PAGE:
Malawi: the JRS I could see and touch
16 July 2012

Dzaleka camp in Malawi in the mid-nineties. (Michael Coyne)
I remember life in Dzaleka camp in Malawi from 1995 to 1997 both as a blessing and as one of the most stressful situations I've ever been in.

Ohio, 16 July 2012 - I remember life in Dzaleka camp in Malawi from 1995 to 1997 both as a blessing and as one of the most stressful situations I've ever been in. It was a blessing because I had a place where I legally belonged. It was home. I was alive, accounted for, fed, clothed and I could see a nurse or a doctor if I became ill. There were no more sounds of guns, grenades or bombs. It was calm; I could actually sleep. Before long, I handed over the tent in which I had been living and moved into a house. Even if many shared one house, a refugee camp with houses was a treat.

I sold rice, cooking oil and sugar in Dowa market to provide myself with what UNHCR did not offer. The Malawian people were the kindest ever. They bought my products, not because they really needed them, but because they did not want to disappoint me. I had to sell my wares in the tiniest possible units so that their desire to please me would not affect their tight budgets. What I read in their eyes was compassion, understanding and regret that they could not do more. They were poor but beautiful to me.

Life in Dzaleka was difficult for many reasons. We carried immeasurable pain from our home country. We had to rely on UNHCR delivery trucks for food. There was no clear way out of this life, no future prospects. I have always loved to pray and life in Dzaleka led me back to my knees. I prayed like I had never prayed before. At dawn, I went down to pray in the classrooms. At noon, a friend and I would head to a hill to pray, and in the evening we went again. In between I prayed silently in everything I did. I read the Bible and wanted desperately to believe the promises written there. But my faith had been greatly shaken; many prayers had not stopped the killing of innocent people in my country, even in churches. I was very confused about God but prayed nevertheless.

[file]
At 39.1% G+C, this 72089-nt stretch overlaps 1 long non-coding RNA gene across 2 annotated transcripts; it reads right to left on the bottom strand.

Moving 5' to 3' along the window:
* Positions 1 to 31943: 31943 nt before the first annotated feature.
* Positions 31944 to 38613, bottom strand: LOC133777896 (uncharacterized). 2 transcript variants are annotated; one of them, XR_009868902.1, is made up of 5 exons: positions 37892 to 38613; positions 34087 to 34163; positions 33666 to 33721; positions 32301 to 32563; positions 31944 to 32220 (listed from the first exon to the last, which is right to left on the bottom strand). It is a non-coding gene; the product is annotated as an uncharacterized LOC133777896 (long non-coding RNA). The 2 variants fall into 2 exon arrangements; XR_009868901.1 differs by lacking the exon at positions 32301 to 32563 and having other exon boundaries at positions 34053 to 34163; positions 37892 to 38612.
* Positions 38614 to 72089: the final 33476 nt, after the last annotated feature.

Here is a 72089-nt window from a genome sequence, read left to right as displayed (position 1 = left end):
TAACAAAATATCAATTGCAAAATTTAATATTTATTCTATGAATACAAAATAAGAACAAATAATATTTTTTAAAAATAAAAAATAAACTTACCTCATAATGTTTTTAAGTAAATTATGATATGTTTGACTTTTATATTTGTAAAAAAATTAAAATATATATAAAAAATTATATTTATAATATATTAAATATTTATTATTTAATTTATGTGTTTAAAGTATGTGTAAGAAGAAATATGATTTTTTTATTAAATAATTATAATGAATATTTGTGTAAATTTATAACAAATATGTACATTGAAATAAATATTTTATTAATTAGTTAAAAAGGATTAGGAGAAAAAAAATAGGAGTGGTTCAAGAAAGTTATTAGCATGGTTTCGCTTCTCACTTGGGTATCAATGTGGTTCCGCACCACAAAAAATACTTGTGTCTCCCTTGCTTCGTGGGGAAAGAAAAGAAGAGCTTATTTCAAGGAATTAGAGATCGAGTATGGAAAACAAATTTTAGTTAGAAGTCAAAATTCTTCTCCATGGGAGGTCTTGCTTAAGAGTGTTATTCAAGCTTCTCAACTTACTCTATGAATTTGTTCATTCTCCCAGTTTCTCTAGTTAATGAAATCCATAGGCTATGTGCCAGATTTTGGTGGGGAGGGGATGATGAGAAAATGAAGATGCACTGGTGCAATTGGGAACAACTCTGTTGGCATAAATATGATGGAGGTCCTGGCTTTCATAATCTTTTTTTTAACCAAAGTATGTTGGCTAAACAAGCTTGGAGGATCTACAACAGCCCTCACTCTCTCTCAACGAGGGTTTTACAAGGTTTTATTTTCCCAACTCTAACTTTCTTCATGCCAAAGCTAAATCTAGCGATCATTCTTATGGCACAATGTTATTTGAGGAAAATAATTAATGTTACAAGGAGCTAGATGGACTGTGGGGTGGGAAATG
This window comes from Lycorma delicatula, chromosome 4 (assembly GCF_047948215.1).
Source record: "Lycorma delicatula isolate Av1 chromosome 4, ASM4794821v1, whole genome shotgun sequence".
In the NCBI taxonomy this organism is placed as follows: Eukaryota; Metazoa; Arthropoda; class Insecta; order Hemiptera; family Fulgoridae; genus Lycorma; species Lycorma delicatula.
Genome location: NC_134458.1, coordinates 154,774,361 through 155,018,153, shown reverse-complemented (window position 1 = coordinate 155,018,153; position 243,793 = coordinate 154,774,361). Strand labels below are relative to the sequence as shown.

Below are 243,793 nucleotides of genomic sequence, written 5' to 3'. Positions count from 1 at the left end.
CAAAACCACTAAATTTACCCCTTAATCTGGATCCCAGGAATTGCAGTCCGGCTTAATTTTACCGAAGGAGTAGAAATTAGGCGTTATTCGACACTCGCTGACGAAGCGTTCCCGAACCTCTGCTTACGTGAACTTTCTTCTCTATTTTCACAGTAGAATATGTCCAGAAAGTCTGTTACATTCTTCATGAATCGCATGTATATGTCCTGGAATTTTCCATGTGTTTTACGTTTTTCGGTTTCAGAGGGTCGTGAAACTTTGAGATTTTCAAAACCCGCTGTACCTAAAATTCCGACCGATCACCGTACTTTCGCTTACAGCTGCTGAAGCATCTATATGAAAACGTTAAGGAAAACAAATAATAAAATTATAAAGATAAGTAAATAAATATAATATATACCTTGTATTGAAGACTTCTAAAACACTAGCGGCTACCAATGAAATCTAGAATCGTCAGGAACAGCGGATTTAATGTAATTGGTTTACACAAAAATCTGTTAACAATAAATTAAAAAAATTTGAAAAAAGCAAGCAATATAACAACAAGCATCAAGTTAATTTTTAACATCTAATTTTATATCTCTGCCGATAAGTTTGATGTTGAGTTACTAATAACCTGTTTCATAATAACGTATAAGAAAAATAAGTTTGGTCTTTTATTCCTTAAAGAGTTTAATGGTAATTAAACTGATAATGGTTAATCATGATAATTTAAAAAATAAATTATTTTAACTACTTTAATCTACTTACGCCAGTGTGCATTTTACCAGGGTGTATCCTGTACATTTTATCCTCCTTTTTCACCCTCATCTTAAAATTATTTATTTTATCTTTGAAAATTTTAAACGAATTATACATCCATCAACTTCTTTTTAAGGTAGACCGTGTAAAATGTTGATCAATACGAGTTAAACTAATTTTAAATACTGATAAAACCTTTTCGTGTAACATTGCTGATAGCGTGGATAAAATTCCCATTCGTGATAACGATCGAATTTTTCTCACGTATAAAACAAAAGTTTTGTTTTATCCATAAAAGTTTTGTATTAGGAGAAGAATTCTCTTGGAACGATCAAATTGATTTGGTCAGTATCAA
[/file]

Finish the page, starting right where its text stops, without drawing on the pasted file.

Joe Moretti of JRS was the answer to my prayers. All I got to know about Joe was that he was a volunteer from New Jersey. With our stories to tell, we refugees rarely gave those helping us the chance to tell their own. While Sr Yolanda and Sr Catherine kept the women busy knitting and sewing, Joe met some men and discussed philosophy; this was the group I preferred to join. I only had a high school diploma but needed to practise my English. Our group discussed many things but what stuck in my mind was the "pursuit of happiness". I had never heard that before. I connected this concept to another, "education is the key", which was something I had heard many times. I told Joe about my aspirations to go to college, to make a good living, and how it seemed totally impossible. He did not reply, he just listened, as he always did. I could not believe my ears and eyes when, the next time I saw Joe, he handed me some college application forms saying: "We may be able to get you there." "We" meant JRS.

I graduated with a bachelor's degree in business studies from Africa University in Zimbabwe in 2001. I moved to the USA in 2003 where I completed a master's degree in business management and worked for a few years. However, inspired by Joe and other good people in my life, especially my husband and in-laws, I became convinced that true happiness comes from giving happiness to others in God's name. With this updated definition of happiness, I have made a shift and am pursuing a master's degree in divinity. I plan to join the United Methodist men and women to make this world a better place.

Joe always insisted it was not him but JRS that helped me. However, he was the JRS I could see and touch. Oswald Chambers once wrote: "You are born into this world and may never know to whose prayers your life is the answer." Joe was the answer to mine. He now lives with the Lord and in the many hearts he touched. Every Easter and Christmas I put flowers on the altar in his memory, praying that his sacrifice and efforts will always be rewarded by my life and by all those he worked tirelessly to help. 

Claudine Leary

This article came from the latest edition of Servir. Click here to read more.

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